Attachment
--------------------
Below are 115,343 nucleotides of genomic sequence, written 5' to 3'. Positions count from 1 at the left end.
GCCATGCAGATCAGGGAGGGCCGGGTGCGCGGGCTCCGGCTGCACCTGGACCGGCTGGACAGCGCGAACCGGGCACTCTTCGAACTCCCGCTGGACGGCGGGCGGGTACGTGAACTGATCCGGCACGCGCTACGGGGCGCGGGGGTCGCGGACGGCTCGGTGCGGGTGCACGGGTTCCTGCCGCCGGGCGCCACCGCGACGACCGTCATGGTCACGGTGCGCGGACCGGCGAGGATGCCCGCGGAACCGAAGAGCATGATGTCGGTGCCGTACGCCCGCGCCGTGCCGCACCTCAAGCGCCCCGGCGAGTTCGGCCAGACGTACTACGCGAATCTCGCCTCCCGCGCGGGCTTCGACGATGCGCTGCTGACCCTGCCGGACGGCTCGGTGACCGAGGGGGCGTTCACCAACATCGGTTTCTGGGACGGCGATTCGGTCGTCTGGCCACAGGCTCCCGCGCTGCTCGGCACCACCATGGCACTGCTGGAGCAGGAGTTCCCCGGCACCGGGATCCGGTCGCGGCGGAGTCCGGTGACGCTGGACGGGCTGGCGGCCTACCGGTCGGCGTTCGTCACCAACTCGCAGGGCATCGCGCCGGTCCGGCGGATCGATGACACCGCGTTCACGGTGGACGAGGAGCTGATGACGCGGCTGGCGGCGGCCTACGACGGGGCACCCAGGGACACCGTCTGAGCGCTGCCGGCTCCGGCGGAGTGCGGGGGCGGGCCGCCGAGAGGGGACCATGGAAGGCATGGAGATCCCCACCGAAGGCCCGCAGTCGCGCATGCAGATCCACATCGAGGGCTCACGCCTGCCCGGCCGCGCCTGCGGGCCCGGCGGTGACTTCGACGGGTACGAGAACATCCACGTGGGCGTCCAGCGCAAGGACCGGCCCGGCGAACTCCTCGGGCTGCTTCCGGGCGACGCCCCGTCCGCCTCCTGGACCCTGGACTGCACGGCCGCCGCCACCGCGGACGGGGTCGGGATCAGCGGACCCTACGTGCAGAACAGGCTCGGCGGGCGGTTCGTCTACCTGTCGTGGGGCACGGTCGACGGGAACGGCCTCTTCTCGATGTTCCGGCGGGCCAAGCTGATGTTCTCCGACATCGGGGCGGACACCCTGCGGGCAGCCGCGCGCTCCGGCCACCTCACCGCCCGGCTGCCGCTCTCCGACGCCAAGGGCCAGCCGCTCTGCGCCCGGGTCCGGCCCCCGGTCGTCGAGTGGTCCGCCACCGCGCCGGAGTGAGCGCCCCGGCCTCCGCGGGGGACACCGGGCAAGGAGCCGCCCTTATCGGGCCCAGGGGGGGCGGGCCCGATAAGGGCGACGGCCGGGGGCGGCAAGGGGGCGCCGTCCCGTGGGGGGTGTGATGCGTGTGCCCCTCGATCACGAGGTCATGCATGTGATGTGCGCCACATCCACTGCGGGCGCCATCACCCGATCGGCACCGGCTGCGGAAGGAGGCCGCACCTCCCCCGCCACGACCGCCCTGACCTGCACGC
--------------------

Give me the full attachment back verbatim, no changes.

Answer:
Below are 115,343 nucleotides of genomic sequence, written 5' to 3'. Positions count from 1 at the left end.
GCCATGCAGATCAGGGAGGGCCGGGTGCGCGGGCTCCGGCTGCACCTGGACCGGCTGGACAGCGCGAACCGGGCACTCTTCGAACTCCCGCTGGACGGCGGGCGGGTACGTGAACTGATCCGGCACGCGCTACGGGGCGCGGGGGTCGCGGACGGCTCGGTGCGGGTGCACGGGTTCCTGCCGCCGGGCGCCACCGCGACGACCGTCATGGTCACGGTGCGCGGACCGGCGAGGATGCCCGCGGAACCGAAGAGCATGATGTCGGTGCCGTACGCCCGCGCCGTGCCGCACCTCAAGCGCCCCGGCGAGTTCGGCCAGACGTACTACGCGAATCTCGCCTCCCGCGCGGGCTTCGACGATGCGCTGCTGACCCTGCCGGACGGCTCGGTGACCGAGGGGGCGTTCACCAACATCGGTTTCTGGGACGGCGATTCGGTCGTCTGGCCACAGGCTCCCGCGCTGCTCGGCACCACCATGGCACTGCTGGAGCAGGAGTTCCCCGGCACCGGGATCCGGTCGCGGCGGAGTCCGGTGACGCTGGACGGGCTGGCGGCCTACCGGTCGGCGTTCGTCACCAACTCGCAGGGCATCGCGCCGGTCCGGCGGATCGATGACACCGCGTTCACGGTGGACGAGGAGCTGATGACGCGGCTGGCGGCGGCCTACGACGGGGCACCCAGGGACACCGTCTGAGCGCTGCCGGCTCCGGCGGAGTGCGGGGGCGGGCCGCCGAGAGGGGACCATGGAAGGCATGGAGATCCCCACCGAAGGCCCGCAGTCGCGCATGCAGATCCACATCGAGGGCTCACGCCTGCCCGGCCGCGCCTGCGGGCCCGGCGGTGACTTCGACGGGTACGAGAACATCCACGTGGGCGTCCAGCGCAAGGACCGGCCCGGCGAACTCCTCGGGCTGCTTCCGGGCGACGCCCCGTCCGCCTCCTGGACCCTGGACTGCACGGCCGCCGCCACCGCGGACGGGGTCGGGATCAGCGGACCCTACGTGCAGAACAGGCTCGGCGGGCGGTTCGTCTACCTGTCGTGGGGCACGGTCGACGGGAACGGCCTCTTCTCGATGTTCCGGCGGGCCAAGCTGATGTTCTCCGACATCGGGGCGGACACCCTGCGGGCAGCCGCGCGCTCCGGCCACCTCACCGCCCGGCTGCCGCTCTCCGACGCCAAGGGCCAGCCGCTCTGCGCCCGGGTCCGGCCCCCGGTCGTCGAGTGGTCCGCCACCGCGCCGGAGTGAGCGCCCCGGCCTCCGCGGGGGACACCGGGCAAGGAGCCGCCCTTATCGGGCCCAGGGGGGGCGGGCCCGATAAGGGCGACGGCCGGGGGCGGCAAGGGGGCGCCGTCCCGTGGGGGGTGTGATGCGTGTGCCCCTCGATCACGAGGTCATGCATGTGATGTGCGCCACATCCACTGCGGGCGCCATCACCCGATCGGCACCGGCTGCGGAAGGAGGCCGCACCTCCCCCGCCACGACCGCCCTGACCTGCACGC